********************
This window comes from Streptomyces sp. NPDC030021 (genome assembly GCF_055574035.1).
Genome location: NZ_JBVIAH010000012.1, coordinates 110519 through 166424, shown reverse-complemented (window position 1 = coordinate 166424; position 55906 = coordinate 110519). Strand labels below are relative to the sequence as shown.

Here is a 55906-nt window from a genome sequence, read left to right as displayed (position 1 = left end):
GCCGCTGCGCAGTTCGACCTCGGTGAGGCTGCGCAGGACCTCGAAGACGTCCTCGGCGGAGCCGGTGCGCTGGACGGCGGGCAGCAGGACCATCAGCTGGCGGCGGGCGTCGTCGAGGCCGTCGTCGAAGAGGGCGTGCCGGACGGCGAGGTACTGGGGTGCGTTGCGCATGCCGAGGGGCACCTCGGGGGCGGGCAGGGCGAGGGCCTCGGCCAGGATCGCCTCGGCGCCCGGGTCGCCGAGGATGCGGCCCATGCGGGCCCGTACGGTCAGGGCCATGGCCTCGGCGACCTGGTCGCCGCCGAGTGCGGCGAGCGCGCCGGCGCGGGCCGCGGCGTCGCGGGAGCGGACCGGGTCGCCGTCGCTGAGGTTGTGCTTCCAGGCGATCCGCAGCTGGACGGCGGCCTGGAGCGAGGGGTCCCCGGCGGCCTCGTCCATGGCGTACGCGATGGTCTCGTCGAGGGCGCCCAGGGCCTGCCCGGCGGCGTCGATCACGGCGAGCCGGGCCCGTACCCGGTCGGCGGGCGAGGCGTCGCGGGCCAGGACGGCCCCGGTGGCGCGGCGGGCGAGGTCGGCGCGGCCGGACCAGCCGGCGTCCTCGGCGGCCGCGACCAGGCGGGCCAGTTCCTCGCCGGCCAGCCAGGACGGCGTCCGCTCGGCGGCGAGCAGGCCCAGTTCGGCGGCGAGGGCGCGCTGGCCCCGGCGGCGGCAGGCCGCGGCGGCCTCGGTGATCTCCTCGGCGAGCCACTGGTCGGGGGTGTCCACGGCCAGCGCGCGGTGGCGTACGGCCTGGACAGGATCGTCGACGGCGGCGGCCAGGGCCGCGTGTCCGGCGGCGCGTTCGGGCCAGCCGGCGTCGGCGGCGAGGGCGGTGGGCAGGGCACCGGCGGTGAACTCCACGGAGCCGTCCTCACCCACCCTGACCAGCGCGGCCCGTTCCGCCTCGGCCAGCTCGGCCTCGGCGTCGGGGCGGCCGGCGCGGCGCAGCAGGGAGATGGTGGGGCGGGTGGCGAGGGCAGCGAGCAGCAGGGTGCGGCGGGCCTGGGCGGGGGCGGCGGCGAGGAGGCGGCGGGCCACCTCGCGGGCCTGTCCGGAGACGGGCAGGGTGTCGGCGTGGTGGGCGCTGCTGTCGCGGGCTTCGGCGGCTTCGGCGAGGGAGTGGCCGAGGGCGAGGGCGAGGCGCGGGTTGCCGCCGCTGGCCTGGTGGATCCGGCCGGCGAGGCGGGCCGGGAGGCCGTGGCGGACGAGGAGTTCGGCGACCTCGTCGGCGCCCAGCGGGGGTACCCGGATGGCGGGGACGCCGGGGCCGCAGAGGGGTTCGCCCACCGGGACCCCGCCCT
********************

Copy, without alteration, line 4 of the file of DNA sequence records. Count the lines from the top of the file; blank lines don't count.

GCCGCTGCGCAGTTCGACCTCGGTGAGGCTGCGCAGGACCTCGAAGACGTCCTCGGCGGAGCCGGTGCGCTGGACGGCGGGCAGCAGGACCATCAGCTGGCGGCGGGCGTCGTCGAGGCCGTCGTCGAAGAGGGCGTGCCGGACGGCGAGGTACTGGGGTGCGTTGCGCATGCCGAGGGGCACCTCGGGGGCGGGCAGGGCGAGGGCCTCGGCCAGGATCGCCTCGGCGCCCGGGTCGCCGAGGATGCGGCCCATGCGGGCCCGTACGGTCAGGGCCATGGCCTCGGCGACCTGGTCGCCGCCGAGTGCGGCGAGCGCGCCGGCGCGGGCCGCGGCGTCGCGGGAGCGGACCGGGTCGCCGTCGCTGAGGTTGTGCTTCCAGGCGATCCGCAGCTGGACGGCGGCCTGGAGCGAGGGGTCCCCGGCGGCCTCGTCCATGGCGTACGCGATGGTCTCGTCGAGGGCGCCCAGGGCCTGCCCGGCGGCGTCGATCACGGCGAGCCGGGCCCGTACCCGGTCGGCGGGCGAGGCGTCGCGGGCCAGGACGGCCCCGGTGGCGCGGCGGGCGAGGTCGGCGCGGCCGGACCAGCCGGCGTCCTCGGCGGCCGCGACCAGGCGGGCCAGTTCCTCGCCGGCCAGCCAGGACGGCGTCCGCTCGGCGGCGAGCAGGCCCAGTTCGGCGGCGAGGGCGCGCTGGCCCCGGCGGCGGCAGGCCGCGGCGGCCTCGGTGATCTCCTCGGCGAGCCACTGGTCGGGGGTGTCCACGGCCAGCGCGCGGTGGCGTACGGCCTGGACAGGATCGTCGACGGCGGCGGCCAGGGCCGCGTGTCCGGCGGCGCGTTCGGGCCAGCCGGCGTCGGCGGCGAGGGCGGTGGGCAGGGCACCGGCGGTGAACTCCACGGAGCCGTCCTCACCCACCCTGACCAGCGCGGCCCGTTCCGCCTCGGCCAGCTCGGCCTCGGCGTCGGGGCGGCCGGCGCGGCGCAGCAGGGAGATGGTGGGGCGGGTGGCGAGGGCAGCGAGCAGCAGGGTGCGGCGGGCCTGGGCGGGGGCGGCGGCGAGGAGGCGGCGGGCCACCTCGCGGGCCTGTCCGGAGACGGGCAGGGTGTCGGCGTGGTGGGCGCTGCTGTCGCGGGCTTCGGCGGCTTCGGCGAGGGAGTGGCCGAGGGCGAGGGCGAGGCGCGGGTTGCCGCCGCTGGCCTGGTGGATCCGGCCGGCGAGGCGGGCCGGGAGGCCGTGGCGGACGAGGAGTTCGGCGACCTCGTCGGCGCCCAGCGGGGGTACCCGGATGGCGGGGACGCCGGGGCCGCAGAGGGGTTCGCCCACCGGGACCCCGCCCT